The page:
Exp Neurobiol 2016; 25(3): 139-142
Published online June 30, 2016
© The Korean Society for Brain and Neural Sciences
Kee Hong Park1, Young-Soo Kim1, Soo-Kyung Kim1, Nack-Cheon Choi1,2, Oh-Young Kwon1,2, ByeongHoon Lim1,2 and Ki-Jong Park2,3*
1Department of Neurology, Gyeongsang National University Hospital, Jinju 52727, 2Department of Neurology, Gyeongsang National University, School of Medicine, Gyeongsang Institue of Health Science, Jinju 52727, 3Department of Neurology, Gyeongsagn National University Changwon Hospital, Changwon 51472, Korea
Correspondence to: *To whom correspondence should be addressed.
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The existence of
Keywords: Myelitis, Toxocara canis, Eosionophilia, Pulmonary eosinophilia
Atopic myelitis refers to myelitis characterized by hyperimmunoglobulin E (IgE)-emia and the presence of mite antigen-specific IgE . Its clinical features include a young age of onset, a subacute or chronic nature, and sensory symptoms rather than weakness as the chief complaint . Currently,
A 35-year-old male patient was admitted with a chief complaint of hypoesthesia in the right leg lasting for 1 month. At first, the progress of the hypoesthesia was only monitored, as the symptoms were mild and there was no discomfort reported. One week later, the hypoesthesia progressed to a degree that the patient was unable to feel hot water. The patient did not complain of weakness, pain, paresthesia, dysuria, or erectile dysfunction. He had experienced pain in his left chest 3 months prior to his visit, and he had been admitted to the department of pulmonary medicine. At this point, the patient's eosinophil count was elevated to 13.3% (normal range is 1~5%) and a chest computed tomography (CT) scan revealed consolidation with ground-glass opacification in both lungs, which led to a diagnosis of eosinophilic pneumonia (Fig. 1). Chest pain was naturally improved after 2 weeks, and no other respiratory symptoms, such as cough, sputum, or dyspnea, were observed. Furthermore, the eosinophil count decreased to 7.7% and a chest radiograph revealed slight improvements in the patient's lungs. Thus, the patient's progress was monitored without any further treatment. No other disease history, such as asthma, atopic dermatitis, sinusitis, or arthritis was reported, and no symptoms such as photosensitivity, oral ulcers, or genital ulcers were observed. Moreover, the patient did not consume any raw meat other than raw fish, and reported no exposure to animals or pets. A neurological examination revealed that pain, touch, and vibration sensations were all decreased to approximately 25% of normal levels on the right side below the T8 level. Motor power was intact as revealed by a medical research council (MRC) grade of V, and the deep tendon reflex was found to be normal. The Babinski reflex and ankle clonus examinations revealed no pathologic reflexes.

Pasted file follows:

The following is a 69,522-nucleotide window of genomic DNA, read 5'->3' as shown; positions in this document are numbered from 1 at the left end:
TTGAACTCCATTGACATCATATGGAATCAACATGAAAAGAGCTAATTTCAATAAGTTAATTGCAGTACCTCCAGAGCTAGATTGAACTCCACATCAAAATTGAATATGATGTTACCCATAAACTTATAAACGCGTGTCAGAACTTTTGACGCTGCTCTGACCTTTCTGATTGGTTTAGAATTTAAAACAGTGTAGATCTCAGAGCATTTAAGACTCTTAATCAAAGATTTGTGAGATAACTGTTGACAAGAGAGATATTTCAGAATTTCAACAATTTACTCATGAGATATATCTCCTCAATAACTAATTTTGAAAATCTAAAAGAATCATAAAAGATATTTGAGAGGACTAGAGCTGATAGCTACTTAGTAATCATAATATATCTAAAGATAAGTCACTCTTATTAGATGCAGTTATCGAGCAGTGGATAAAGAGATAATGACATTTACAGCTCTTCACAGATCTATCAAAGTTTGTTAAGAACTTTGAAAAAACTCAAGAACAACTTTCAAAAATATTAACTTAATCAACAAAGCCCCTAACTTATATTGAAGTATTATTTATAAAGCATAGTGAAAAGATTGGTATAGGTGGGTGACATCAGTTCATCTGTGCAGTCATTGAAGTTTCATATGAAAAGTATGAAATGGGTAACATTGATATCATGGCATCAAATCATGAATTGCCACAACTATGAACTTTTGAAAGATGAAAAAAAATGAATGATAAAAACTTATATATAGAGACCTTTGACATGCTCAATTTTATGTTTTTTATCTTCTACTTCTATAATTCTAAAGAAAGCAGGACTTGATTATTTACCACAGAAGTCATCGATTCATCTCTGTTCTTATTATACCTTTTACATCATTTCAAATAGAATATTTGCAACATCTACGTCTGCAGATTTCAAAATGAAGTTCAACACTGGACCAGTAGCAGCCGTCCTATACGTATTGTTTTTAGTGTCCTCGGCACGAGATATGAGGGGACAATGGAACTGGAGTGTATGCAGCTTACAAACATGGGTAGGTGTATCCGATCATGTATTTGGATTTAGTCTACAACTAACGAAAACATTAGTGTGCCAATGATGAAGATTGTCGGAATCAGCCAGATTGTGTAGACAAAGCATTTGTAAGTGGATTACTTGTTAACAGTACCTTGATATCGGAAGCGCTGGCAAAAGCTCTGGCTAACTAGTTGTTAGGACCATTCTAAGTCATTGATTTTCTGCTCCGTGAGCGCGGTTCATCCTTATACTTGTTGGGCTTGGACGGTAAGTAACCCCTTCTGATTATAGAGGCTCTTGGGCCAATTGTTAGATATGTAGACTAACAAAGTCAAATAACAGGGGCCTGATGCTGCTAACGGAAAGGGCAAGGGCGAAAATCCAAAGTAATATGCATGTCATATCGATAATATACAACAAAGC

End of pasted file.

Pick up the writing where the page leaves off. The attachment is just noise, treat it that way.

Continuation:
Spinal magnetic resonance imaging (MRI) revealed a high T2 signal intensity lesion with focal enhancement at the C5-T3 level (Fig. 2). Brain MRI was normal. Furthermore, although a somatosensory evoked potential central conduction defect was observed at the thoracic level, motor evoked potential, brainstem auditory evoked potential, and visual evoked potential test results were all normal. The blood eosinophil count was 7.5%, which was elevated to a similar level as the patient's previous visit. The patient was negative for the presence of antinuclear, anti-Ro/La, antineutrophil cytoplasm (P-ANCA, C-ANCA), antiphospholipid, and aquaporin-4 antibodies. The level of angiotensin converting enzyme was 21 IU/L (normal range 20~70 IU/L), the level of vitamin B12 was 893.4 pg/ml (normal range 243~894 pg/ml), and the level of folate was 6.33 ng/ml (normal range 3.1~17.5 pg/ml). Test results for human immunodeficiency virus and human T-lymphotrophic virus were both negative. No white blood cells were detected in the cerebrospinal fluid (CSF), and the CSF protein level was 23.8 mg/dL (normal range 15~45 mg/dL). No oligoclonal bands were observed and the IgG index was 0.67. Serum IgE levels were elevated to 1,216 IU/ml (normal range 1.0~183.0 IU/ml), with antigen-specific IgE against
Atopic myelitis was first described in 4 patients with acute myelitis accompanied by hyper-IgE-emia and atopic dermatitis . Later in 1998, Kira et al. suggested the use of the term atopic myelitis to describe patients diagnosed with the condition, which commonly occurs in the cervical cord and often accompanies atopic dermatitis with normal CSF findings . Yoon et al. compared 14 atopic myelitis patients with 15 non-atopic myelitis patients in 2009 and reported an earlier age of onset and a non-acute and slowly progressive disease course in atopic myelitis patients . They also observed that motor symptoms were relatively mild, while sensory symptoms were predominant in atopic myelitis patients . MRI findings revealed a high percentage of swelling, the predominance of large eccentric vs. central lesions in axial images, and focal lesions with gadolinium enhancement . The specific IgE to
Here, we present a case of myelitis accompanied by hyper-IgE-emia in a patient with a history of eosinophilic pneumonia. We confirmed the presence of